Nobody purchases Hitler's artwork at auction

Sale in Germany a flop after most paintings seized and the rest fail to sell.

By
February 11, 2019 14:55
1 minute read.
A signature is seen on a watercolour of an unknown landscape attributed to former German dictator Ad

A signature is seen on a watercolour of an unknown landscape attributed to former German dictator Adolf Hitler, before an auction at Kloos house at a starting bid of 4,000 Euro (4,548 US Dollars) in Berlin, Germany, January 24, 2019. (photo credit: FABRIZIO BENSCH / REUTERS)

 
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Nobody seems to want to hang a painting by Adolf Hitler in their living room. Or at least nobody wants to admit it.

A buzzed-about auction last weekend – slated to include dozens of artworks purportedly by the Nazi leader – fizzled out when many of the watercolors were seized by authorities and the remainder failed to sell.

Auktionshaus Weidel in Nuremberg was slated to auction off more than 30 artworks by Hitler this past weekend. They contained drawings and paintings from 1907 to 1936, including a nude drawing Hitler made of his niece, Geli Raubal, in 1929.

But, according to the BBC, German police seized dozens of the works last week under suspicion of being forgeries. The Guardian reported that police confiscated 63 artworks from the auction house – which is many more than were intended for sale – signed by A.H. or A. Hitler, and suspected of being fake.

The Times reported that the auction house was left with five watercolors attributed to Hitler, and not one of them was sold in the auction. According to Deutsche Welle, the auction house did manage to sell a tablecloth and a vase that it said were once owned by Hitler.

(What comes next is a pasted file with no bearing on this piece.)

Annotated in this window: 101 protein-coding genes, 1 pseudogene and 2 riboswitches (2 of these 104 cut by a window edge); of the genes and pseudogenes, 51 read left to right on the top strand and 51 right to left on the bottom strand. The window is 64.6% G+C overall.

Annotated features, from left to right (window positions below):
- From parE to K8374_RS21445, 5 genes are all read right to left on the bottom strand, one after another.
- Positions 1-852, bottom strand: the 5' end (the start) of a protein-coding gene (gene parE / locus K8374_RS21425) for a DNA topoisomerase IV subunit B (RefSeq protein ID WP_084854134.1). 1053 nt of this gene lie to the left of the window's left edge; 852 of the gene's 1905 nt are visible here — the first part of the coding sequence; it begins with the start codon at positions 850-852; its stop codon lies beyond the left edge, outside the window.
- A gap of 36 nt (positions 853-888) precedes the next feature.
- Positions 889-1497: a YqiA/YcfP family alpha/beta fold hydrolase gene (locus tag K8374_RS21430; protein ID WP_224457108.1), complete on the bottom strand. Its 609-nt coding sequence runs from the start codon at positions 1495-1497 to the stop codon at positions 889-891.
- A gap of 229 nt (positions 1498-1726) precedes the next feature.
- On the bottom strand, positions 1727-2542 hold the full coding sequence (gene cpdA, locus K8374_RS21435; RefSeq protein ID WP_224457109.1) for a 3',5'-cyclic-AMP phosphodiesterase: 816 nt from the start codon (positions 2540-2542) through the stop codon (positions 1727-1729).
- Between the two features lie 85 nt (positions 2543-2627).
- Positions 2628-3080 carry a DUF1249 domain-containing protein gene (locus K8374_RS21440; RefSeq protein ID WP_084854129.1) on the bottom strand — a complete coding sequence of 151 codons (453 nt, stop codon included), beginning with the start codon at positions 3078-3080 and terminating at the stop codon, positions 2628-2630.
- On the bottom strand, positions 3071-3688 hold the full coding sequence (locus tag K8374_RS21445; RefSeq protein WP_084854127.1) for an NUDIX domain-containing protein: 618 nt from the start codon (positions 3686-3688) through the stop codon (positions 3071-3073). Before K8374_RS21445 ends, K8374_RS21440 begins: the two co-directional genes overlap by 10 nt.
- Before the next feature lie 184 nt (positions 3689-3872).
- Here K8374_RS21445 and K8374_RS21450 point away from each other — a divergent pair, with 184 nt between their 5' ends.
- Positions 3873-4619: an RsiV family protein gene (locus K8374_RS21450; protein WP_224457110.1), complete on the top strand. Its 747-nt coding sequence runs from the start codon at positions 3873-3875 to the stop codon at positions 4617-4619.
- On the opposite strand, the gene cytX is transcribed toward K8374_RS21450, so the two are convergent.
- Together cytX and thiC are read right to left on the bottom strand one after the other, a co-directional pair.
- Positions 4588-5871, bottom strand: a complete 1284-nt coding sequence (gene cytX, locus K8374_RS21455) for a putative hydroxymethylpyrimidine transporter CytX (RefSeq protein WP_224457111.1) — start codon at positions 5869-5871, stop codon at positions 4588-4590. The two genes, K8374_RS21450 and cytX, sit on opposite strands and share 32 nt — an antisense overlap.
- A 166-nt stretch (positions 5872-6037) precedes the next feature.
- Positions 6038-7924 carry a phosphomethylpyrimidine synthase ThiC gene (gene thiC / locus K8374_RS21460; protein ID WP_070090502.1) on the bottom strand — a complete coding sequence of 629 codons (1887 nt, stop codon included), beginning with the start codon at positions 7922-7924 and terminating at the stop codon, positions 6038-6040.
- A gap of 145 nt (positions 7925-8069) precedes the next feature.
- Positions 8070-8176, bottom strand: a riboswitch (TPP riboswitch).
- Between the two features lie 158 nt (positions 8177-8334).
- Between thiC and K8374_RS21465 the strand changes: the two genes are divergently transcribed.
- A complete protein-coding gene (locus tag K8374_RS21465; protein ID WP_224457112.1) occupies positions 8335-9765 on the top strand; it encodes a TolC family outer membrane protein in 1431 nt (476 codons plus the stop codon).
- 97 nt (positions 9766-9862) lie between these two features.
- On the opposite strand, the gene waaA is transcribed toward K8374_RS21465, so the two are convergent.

In 2015, the same auction house held a sale of Hitler’s artworks, ultimately selling 14 paintings and drawings. According to The Guardian, those works were sold for a total of €391,000; the highest-price work was a painting of a Bavarian castle that sold for €100,000. Over the years, Auktionshaus Weidler has held several similar sales.

Several observers speculated that potential buyers were driven away from this auction after the police seizures and the wave of negative publicity. In a statement, the auction house said the seizure of the paintings does “not automatically mean they are fakes.”

Such auctions, while legal in Germany, have always generated controversy. A similar auction last month in Berlin was halted when police seized three watercolors purportedly painted by Hitler over forgery suspicions.

Reuters contributed to this report.

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